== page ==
Is law school for you?
If you are interested in becoming a lawyer, getting an undergraduate degree from Touro College is just the first step. You will need to attend law school (usually for three years) and pass a two-day bar exam before you can be admitted to the practice of law. You also need to find a job in a very competitive market.
The first thing you should do if you are considering law school is to talk to people who work in the legal profession and find out about their jobs. Many lawyers don’t practice in law firms, and many have never appeared in a courtroom. Lawyers work in government, corporations, religious organizations, financial institutions, newspapers, video production companies, and countless other businesses. Chances are your parents or relatives know lawyers, or they may be neighbors or community acquaintances.
Second, if you are interested in seeing live law in a real courtroom, consider visiting a court to observe some trials or arguments. There are several courthouses in downtown Brooklyn and Manhattan. Students at the Lander College for Men are within walking distance of the Queens County Criminal Court. Most proceedings are open to the public, and you can usually enter and leave as you please.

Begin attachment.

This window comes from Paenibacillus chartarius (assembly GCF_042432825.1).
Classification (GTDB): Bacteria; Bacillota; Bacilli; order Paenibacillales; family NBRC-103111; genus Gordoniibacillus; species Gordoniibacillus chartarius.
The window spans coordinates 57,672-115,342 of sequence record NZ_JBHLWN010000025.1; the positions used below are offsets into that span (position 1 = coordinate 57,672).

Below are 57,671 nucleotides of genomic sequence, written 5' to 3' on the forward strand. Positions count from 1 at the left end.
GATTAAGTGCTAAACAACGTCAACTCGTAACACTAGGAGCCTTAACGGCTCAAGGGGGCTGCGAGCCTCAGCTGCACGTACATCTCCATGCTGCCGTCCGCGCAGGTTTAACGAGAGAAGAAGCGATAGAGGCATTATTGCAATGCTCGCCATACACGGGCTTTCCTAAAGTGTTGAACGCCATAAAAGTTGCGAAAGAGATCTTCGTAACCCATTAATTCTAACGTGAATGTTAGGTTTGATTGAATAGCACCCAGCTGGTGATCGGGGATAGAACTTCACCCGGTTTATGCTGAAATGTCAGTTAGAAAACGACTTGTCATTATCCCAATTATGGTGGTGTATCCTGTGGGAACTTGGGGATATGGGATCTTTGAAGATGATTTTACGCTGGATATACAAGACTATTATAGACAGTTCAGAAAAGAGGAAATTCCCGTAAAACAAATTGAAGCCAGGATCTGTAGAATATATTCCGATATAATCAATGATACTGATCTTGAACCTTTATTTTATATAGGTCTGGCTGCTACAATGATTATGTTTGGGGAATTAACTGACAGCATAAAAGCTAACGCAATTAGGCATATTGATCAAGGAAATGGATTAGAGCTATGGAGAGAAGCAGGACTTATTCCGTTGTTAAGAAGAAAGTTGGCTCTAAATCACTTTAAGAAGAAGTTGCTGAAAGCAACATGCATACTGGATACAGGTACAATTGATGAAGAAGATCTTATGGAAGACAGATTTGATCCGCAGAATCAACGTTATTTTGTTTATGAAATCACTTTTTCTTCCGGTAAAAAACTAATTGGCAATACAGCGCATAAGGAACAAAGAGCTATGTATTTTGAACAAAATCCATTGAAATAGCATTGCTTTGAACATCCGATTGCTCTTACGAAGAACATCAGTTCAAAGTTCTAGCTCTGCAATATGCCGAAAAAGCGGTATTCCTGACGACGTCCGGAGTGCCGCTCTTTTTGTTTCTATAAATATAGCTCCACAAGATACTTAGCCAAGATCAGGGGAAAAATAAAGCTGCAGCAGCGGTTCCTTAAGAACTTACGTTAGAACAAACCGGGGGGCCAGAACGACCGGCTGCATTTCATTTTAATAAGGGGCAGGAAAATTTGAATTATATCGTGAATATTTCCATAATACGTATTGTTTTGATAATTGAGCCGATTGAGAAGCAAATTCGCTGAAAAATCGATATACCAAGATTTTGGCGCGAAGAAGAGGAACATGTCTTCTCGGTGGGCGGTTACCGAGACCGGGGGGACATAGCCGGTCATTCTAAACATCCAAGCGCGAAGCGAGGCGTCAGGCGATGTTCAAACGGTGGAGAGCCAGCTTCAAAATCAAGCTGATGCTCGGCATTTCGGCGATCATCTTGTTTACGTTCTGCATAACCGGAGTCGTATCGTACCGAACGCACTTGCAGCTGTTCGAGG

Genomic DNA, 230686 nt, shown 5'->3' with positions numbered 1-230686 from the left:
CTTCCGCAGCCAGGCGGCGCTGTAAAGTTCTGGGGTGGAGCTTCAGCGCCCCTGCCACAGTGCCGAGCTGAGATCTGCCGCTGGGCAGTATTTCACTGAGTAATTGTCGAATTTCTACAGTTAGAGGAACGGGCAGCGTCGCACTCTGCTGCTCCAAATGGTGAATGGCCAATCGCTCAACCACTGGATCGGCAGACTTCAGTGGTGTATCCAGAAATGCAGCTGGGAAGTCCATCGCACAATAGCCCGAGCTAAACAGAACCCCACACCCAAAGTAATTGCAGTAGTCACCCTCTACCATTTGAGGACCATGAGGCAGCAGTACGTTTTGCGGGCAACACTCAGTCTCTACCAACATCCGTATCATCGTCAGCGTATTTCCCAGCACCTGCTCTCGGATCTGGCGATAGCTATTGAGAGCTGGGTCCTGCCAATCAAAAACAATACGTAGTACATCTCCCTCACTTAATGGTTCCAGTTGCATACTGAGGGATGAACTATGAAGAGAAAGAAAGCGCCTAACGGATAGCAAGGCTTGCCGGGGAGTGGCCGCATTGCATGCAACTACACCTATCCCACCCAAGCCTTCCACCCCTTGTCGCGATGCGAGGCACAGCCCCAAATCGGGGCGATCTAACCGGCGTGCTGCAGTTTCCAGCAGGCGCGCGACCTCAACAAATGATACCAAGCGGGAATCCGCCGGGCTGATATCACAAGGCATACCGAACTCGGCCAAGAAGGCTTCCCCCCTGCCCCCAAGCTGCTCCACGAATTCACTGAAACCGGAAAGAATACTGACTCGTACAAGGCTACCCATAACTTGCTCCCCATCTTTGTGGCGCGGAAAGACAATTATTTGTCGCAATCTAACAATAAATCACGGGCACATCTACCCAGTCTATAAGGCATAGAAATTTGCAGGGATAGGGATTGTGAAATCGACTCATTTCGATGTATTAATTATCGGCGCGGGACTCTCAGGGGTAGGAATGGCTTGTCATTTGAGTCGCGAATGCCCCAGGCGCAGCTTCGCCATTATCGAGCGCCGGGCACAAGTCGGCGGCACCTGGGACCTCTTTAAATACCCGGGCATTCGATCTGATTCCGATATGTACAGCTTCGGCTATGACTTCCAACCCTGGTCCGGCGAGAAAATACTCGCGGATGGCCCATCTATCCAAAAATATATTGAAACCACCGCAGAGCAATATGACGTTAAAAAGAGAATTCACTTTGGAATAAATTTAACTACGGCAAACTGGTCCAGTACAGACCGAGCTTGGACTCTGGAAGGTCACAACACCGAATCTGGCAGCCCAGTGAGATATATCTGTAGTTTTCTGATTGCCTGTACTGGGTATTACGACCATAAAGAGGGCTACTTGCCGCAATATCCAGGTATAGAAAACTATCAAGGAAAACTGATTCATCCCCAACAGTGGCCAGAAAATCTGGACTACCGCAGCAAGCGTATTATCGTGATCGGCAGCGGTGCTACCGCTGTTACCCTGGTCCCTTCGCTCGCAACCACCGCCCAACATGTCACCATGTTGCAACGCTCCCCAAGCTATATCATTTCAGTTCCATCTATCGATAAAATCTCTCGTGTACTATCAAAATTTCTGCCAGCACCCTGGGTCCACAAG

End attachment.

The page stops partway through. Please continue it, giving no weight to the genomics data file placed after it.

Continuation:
Third, read some books on the law school experience. One popular book is Law School Confidential by Robert H. Miller, which provides guidance about the application process as well as how law students should choose courses in law school. Richard Fischl’s Getting to Maybe is one of the most popular books on how to do well on law school exams, and Steven Sedberry’s book Law School Labyrinth is also a good guide to success in law school. It is worth learning about the details of law school to see if this will be a productive way to spend three years of your life.
Finally, the Internet is an excellent source if you want to read about current legal issues. Scotusblog.com is a very good source for current Supreme Court decisions and explanatory commentary. Other major legal blogs include abovethelaw.com and the Volokh Conspiracy.
Touro Prelaw Advising also maintains a Facebook page.